Due to the media coverage, by morning the news had gone national. HCR’s voicemail box was full and emails were coming in with so many folks wanting to help. We began recruiting volunteers of Houston Collie Rescue, Houston Sheltie Sanctuary, and many kind-hearted folks that jumped in to help every way they could. Teams were formed that established housing, segregation of males, females in heat, feeding and grooming, for more dogs than any volunteer had ever seen. Emotions were high seeing dogs in such poor condition and in desperate need. The out-pouring of our community was truly heartwarming — to see so many folks come together for the love of the Collies.

I began the search for vets that could take on a triage in vetting this many seized dogs. Dr. Cara Campbell and staff of Westside Veterinary Hospital in Pearland, TX accepted the challenge and began ordering the necessary medical supplies.   At Camp Collie we began grooming, micro-chipping, and assigning collars and tags. HCR’s Beth Weigel took on the task of photographing and cataloging each dog. On Saturday, September 6th Westside Veterinary’s staff rolled in, setup, and our volunteers began lining up the dogs for exams, heartworm testing, deworming, HW pills and vaccinations. It was magnificent teamwork by all, and amazingly every dog was worked in that day.

Our first of five pregnant females delivered 13 puppies on August 31st with the assistance of Dr. Babbi Dilbeck, DVM, of Tennessee, who had flown in to assist at Camp Collie. Beth Berger and I cared for Bitsy and her 13 pups, and truly appreciated Babbi being there.   Four more collies were discovered pregnant bringing the total count to 146 Collies.

As Camp Collie volunteers kept cleaning, feeding, watering, walking, and socializing the dogs, Alice Rostkowski began processing applications and assigning dogs for fostering. Each weekend we saw the number of collies go down but there were still so many. We reached out again to our Collie Rescue Foundation Affiliates who began making plans for the long trip to Texas. Those groups were: Southwest Collie Rescue, Rocky Mountain Collie & Sheltie Rescue, Collie Rescue of Greater Illinois, Southland Collie Rescue and NorCal Collie Rescue. Each Collie group that took dogs into their program received funding from Houston Collie Rescue from donors to assist them with the balance of medical care. Many collie rescue groups stepped up offering to take dogs, however HCR was fortunate to have placed the balance of dogs into foster care for local adoptions.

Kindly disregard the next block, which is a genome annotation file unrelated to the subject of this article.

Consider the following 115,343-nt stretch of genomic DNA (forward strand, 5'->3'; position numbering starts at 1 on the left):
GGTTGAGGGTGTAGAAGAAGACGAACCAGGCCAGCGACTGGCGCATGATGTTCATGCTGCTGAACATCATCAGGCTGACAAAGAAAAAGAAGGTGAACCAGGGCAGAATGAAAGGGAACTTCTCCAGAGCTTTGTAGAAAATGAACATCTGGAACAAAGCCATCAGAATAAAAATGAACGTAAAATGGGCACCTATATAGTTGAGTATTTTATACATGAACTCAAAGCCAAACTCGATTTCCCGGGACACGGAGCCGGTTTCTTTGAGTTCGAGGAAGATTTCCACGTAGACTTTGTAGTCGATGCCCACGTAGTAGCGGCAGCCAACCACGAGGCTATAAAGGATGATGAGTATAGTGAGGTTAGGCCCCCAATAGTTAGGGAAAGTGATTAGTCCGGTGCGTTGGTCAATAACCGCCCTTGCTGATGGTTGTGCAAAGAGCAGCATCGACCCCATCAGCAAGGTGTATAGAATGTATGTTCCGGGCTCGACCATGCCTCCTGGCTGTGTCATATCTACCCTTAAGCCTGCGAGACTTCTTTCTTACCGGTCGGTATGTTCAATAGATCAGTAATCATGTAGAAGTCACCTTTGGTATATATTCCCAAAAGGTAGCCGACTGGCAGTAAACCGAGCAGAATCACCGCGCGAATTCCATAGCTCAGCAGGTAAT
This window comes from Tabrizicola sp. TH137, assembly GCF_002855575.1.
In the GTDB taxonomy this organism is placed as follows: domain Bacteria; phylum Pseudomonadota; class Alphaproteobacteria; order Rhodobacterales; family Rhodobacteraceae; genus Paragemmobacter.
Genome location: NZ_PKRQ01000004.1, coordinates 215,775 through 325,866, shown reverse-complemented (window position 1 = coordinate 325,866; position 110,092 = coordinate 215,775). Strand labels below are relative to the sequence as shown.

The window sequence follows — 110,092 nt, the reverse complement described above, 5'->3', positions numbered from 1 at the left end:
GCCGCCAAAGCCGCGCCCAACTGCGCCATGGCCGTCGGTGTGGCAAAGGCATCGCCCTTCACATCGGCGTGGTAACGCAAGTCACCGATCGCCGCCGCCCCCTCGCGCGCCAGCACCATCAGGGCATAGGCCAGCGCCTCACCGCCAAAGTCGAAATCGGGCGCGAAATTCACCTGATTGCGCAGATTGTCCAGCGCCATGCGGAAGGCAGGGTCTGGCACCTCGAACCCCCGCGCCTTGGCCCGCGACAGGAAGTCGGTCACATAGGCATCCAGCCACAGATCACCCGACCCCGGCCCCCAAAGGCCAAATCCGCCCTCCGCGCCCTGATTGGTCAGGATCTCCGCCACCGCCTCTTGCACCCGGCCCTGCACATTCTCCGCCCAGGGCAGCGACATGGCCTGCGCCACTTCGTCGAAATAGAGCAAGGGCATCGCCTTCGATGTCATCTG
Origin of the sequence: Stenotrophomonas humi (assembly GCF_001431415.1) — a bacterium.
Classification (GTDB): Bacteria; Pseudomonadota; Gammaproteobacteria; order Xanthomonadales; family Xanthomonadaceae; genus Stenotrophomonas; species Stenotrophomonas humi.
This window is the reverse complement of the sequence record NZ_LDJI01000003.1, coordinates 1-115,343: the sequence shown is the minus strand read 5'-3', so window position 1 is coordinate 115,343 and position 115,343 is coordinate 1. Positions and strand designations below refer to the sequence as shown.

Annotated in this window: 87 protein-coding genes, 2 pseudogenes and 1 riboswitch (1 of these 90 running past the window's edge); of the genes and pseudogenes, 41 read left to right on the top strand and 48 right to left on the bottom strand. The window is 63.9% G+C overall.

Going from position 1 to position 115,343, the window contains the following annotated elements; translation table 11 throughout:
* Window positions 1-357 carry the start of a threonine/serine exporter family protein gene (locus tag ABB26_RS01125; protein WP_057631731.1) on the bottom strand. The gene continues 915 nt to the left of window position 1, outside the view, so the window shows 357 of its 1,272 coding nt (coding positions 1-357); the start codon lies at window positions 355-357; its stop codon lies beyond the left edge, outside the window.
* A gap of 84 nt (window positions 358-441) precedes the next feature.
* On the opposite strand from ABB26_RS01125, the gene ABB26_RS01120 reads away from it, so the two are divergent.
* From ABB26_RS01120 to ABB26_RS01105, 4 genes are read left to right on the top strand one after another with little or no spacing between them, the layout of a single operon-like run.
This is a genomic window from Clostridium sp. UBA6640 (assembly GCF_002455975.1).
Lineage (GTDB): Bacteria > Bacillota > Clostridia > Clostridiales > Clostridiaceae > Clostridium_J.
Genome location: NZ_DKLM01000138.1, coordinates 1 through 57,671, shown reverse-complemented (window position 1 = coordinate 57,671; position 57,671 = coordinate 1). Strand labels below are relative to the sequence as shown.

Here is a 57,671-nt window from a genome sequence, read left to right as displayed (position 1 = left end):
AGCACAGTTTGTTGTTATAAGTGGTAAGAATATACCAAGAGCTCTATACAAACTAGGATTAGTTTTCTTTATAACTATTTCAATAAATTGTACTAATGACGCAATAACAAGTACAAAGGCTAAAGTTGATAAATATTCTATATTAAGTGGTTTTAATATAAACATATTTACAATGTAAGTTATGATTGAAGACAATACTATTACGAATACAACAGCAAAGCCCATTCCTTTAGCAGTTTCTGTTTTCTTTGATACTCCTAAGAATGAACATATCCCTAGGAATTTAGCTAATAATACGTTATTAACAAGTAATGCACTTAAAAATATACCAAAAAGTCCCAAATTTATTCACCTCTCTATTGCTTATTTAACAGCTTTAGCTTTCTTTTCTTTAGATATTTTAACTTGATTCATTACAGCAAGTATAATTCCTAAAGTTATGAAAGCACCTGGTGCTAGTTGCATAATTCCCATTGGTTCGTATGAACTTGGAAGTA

We want to thank The Collie Club of America, their members, The Collie Rescue Foundation, Collie Clubs and every single individual that sent in contributions. These funds truly are what jump started Camp Collie and allowed us to maintain and care for this many Collies.

On March 13, 2015 Houston Collie Rescue was honored to receive “Award of Excellence” for our dedication and service to the Collie by the Collie Club of America’s Quarter Century Collie Group.   We were honored to have been selected by such a prestigious Group of Collie Fanciers. This recognition was achieved by the efforts of so many kind, hard working volunteers, foster homes, adopters and contributors who gave so much of their time, heart and soul in helping 146 collies start a new life.

All but two Collies with HCR, who are going through medical, have been adopted into wonderful forever homes. This was truly a compelling rescue effort assisted by so many with such success. There is a happy light at the end of the darkness for these dogs.

April 28, 2015